Newsletters News & Releases







Ag Decision Maker

Published by Ag Decision Maker









After another year of dry growing conditions, many Iowa pastures are likely somewhat stressed and overgrazed. Iowa State University extension beef specialist Chris Clark said it's important for producers to be thoughtful and proactive in terms of pasture management, and the recording of a recent Iowa Beef Center webinar on pasture preparation and renovation now available online could help.

In the beef industry, consistency is key to, well, just about everything. From sire and AI choices to ration options to market opportunities, producers can add value at each production stage based on their decisions. Garrett Englin, cattle buyer for JBS USA, said consistency is key for packers, too. Speaking at the 2024 Feedlot Forum in northwest Iowa, he told attendees how a current trend is helping.

The February Iowa Beef Center five-part feedlot webinar series is now available on YouTube. You can take advantage of these webinar recordings wherever you have internet access and some downtime. This series focused on hot topics and common questions fielded from Iowa feedlot producers, and provided timely, relevant, and practical information for those who operate and are involved in feedlots.

Many pastures and hayfields across the state continue to recover from the dry conditions experienced during 2023. Iowa State University extension field agronomist Rebecca Vittetoe said that while fertilization for perennial forages is often overlooked, it's just as vital as it is for row crops to maximize productivity.

Have drought conditions and overgrazing left your pastures in rough shape? Join Iowa State University extension beef specialist Chris Clark at one of two in-person workshops, or join Clark and other ISU extension specialists at a webinar to talk about the topic, all scheduled for this month. Each session will focus on discussion of strategies to meet your herd’s nutritional needs and optimize pasture productivity going into the 2024 growing season.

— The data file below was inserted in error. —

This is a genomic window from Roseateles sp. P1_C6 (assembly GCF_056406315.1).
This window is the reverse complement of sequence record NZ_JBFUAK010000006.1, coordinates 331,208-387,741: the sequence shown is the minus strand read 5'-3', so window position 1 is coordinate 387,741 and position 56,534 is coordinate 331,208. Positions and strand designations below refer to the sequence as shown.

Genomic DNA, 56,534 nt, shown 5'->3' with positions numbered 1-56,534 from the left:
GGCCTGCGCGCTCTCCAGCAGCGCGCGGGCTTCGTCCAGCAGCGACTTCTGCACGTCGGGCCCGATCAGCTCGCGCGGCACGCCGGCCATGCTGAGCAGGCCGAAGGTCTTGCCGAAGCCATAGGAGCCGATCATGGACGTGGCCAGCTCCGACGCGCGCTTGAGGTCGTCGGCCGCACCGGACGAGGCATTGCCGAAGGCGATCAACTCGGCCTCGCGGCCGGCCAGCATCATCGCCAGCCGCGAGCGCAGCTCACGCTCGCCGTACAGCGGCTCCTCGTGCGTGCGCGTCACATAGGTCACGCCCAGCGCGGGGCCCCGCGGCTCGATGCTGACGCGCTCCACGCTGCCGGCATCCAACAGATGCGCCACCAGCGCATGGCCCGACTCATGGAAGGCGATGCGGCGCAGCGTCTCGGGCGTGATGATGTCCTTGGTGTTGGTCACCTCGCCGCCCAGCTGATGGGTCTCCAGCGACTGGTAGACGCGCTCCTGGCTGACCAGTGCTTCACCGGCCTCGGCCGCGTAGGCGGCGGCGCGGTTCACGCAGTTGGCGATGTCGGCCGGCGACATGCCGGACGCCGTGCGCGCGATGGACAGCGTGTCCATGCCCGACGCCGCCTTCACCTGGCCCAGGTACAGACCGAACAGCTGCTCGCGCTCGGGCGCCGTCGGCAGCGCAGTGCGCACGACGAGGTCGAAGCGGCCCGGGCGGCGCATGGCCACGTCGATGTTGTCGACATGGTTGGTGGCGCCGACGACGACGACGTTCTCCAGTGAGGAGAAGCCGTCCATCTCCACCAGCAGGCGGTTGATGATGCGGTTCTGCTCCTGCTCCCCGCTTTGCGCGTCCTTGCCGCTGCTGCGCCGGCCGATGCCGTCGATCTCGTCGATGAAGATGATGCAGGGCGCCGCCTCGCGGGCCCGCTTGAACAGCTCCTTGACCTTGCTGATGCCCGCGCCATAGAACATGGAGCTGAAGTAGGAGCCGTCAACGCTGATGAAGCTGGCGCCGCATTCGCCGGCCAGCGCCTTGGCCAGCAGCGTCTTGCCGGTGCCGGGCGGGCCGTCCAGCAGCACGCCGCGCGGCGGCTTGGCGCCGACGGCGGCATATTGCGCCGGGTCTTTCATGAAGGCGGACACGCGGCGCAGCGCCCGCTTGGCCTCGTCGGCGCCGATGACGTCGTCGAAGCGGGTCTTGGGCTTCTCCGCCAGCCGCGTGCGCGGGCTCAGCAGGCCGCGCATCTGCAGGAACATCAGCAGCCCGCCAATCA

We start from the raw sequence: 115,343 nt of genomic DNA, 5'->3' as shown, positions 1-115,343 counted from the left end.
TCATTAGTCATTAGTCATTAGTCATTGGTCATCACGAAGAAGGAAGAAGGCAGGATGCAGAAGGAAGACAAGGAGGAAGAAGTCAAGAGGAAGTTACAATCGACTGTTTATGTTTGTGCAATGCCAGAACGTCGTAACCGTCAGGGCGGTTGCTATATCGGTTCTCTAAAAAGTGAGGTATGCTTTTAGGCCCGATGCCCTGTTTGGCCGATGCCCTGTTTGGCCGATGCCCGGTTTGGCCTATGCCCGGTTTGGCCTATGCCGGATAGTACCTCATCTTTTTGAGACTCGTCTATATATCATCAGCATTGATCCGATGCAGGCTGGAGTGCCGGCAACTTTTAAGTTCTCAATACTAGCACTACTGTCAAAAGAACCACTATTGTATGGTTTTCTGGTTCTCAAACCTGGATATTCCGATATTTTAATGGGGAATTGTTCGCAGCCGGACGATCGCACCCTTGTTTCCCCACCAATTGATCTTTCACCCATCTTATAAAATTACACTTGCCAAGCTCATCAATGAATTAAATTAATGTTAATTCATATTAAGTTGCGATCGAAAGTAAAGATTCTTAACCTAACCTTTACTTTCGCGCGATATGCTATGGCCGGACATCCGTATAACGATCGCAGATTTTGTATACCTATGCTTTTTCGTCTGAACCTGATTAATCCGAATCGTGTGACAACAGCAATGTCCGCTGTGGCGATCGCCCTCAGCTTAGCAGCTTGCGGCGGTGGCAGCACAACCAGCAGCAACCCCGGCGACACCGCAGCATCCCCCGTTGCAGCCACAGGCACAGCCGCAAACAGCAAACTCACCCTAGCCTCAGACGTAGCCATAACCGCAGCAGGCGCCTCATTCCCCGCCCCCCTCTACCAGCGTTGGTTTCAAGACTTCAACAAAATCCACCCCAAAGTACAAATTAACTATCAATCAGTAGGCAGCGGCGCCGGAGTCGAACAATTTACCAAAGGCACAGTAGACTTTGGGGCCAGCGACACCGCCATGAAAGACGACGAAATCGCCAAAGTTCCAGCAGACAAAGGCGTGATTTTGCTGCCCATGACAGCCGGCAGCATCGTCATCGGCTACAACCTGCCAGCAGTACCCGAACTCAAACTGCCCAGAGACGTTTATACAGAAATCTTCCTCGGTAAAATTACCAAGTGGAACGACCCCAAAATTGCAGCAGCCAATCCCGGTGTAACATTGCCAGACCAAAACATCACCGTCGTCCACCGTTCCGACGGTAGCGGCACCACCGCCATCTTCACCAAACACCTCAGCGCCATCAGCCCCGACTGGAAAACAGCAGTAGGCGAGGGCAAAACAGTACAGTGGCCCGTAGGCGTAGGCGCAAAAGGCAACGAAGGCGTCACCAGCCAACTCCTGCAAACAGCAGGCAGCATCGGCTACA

Are you in the market for a new pasture lease? Unlike crop land leases, pasture leases may be written for a shorter time period than March 1 to end of February. The process still requires that all leases to be terminated by serving a written termination notice at the end of the lease, or the tenant will have the lease for the following year under the same terms as the old lease.

As a college senior, Brad Kooima had no intention of doing anything after graduation other than returning to the farm and raising cattle. A required 10-hour per week internship would change all that.

Whether you're new to beef production or perhaps a dairy producer considering adding or transitioning to cow-calf production, Iowa State University extension beef specialist Denise Schwab said the Beef Cow-Calf School for Beginners from University of Wisconsin--Madison is a good option for anyone wanting to learn more about the beef business.


News Archives


Denise Schwab in The Cattleman Magazine.

Denise Schwab, interim IBC director, writes this monthly column featured in Iowa Cattleman Magazine.

April 2024

Hopefully April brings much needed showers! I think the entire state is concerned about continuing dry conditions, slow pasture growth, and delayed germination. It seems like our never-ending mantra from our beef team is "Delay turnout!"

Read the rest of this column.

Iowa Cow-Calf Commentary

Iowa Beef Center and extension cow-calf specialist Randie Culbertson writes the "Iowa Cow-Calf Commentary" featured in the Iowa Cattleman Magazine.

April 2024

Are your pastures ready? Let’s ask the expert Dr. Shelby Gruss
Springtime is upon us and pastures are starting to turn green. Given last year's drought and the mild winter, it might be a good time to re-evaluate and prepare your pasture for this year’s turnout. I thought it would be a great time to check in with Iowa State University’s new extension forage specialist, Dr. Shelby Gruss, and see what her recommendations would be for pasture preparation and renovations.

Read the rest of this column.